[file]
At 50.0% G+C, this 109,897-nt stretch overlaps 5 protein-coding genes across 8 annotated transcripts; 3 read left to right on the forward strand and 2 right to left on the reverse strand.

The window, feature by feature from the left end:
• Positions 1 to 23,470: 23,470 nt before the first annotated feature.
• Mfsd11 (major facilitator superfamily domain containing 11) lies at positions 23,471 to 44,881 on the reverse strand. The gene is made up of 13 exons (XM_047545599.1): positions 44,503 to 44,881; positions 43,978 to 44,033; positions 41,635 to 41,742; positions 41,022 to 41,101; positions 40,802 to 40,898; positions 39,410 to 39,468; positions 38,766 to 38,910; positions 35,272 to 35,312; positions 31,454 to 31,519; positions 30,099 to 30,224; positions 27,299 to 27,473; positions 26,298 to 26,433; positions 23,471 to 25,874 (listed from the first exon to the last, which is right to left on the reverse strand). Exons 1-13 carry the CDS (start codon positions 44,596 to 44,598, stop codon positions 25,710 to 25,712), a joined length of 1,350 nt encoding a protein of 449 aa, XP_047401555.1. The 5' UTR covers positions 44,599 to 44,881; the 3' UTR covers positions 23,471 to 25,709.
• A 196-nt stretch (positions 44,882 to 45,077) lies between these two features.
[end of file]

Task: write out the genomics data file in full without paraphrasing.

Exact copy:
At 50.0% G+C, this 109,897-nt stretch overlaps 5 protein-coding genes across 8 annotated transcripts; 3 read left to right on the forward strand and 2 right to left on the reverse strand.

The window, feature by feature from the left end:
• Positions 1 to 23,470: 23,470 nt before the first annotated feature.
• Mfsd11 (major facilitator superfamily domain containing 11) lies at positions 23,471 to 44,881 on the reverse strand. The gene is made up of 13 exons (XM_047545599.1): positions 44,503 to 44,881; positions 43,978 to 44,033; positions 41,635 to 41,742; positions 41,022 to 41,101; positions 40,802 to 40,898; positions 39,410 to 39,468; positions 38,766 to 38,910; positions 35,272 to 35,312; positions 31,454 to 31,519; positions 30,099 to 30,224; positions 27,299 to 27,473; positions 26,298 to 26,433; positions 23,471 to 25,874 (listed from the first exon to the last, which is right to left on the reverse strand). Exons 1-13 carry the CDS (start codon positions 44,596 to 44,598, stop codon positions 25,710 to 25,712), a joined length of 1,350 nt encoding a protein of 449 aa, XP_047401555.1. The 5' UTR covers positions 44,599 to 44,881; the 3' UTR covers positions 23,471 to 25,709.
• A 196-nt stretch (positions 44,882 to 45,077) lies between these two features.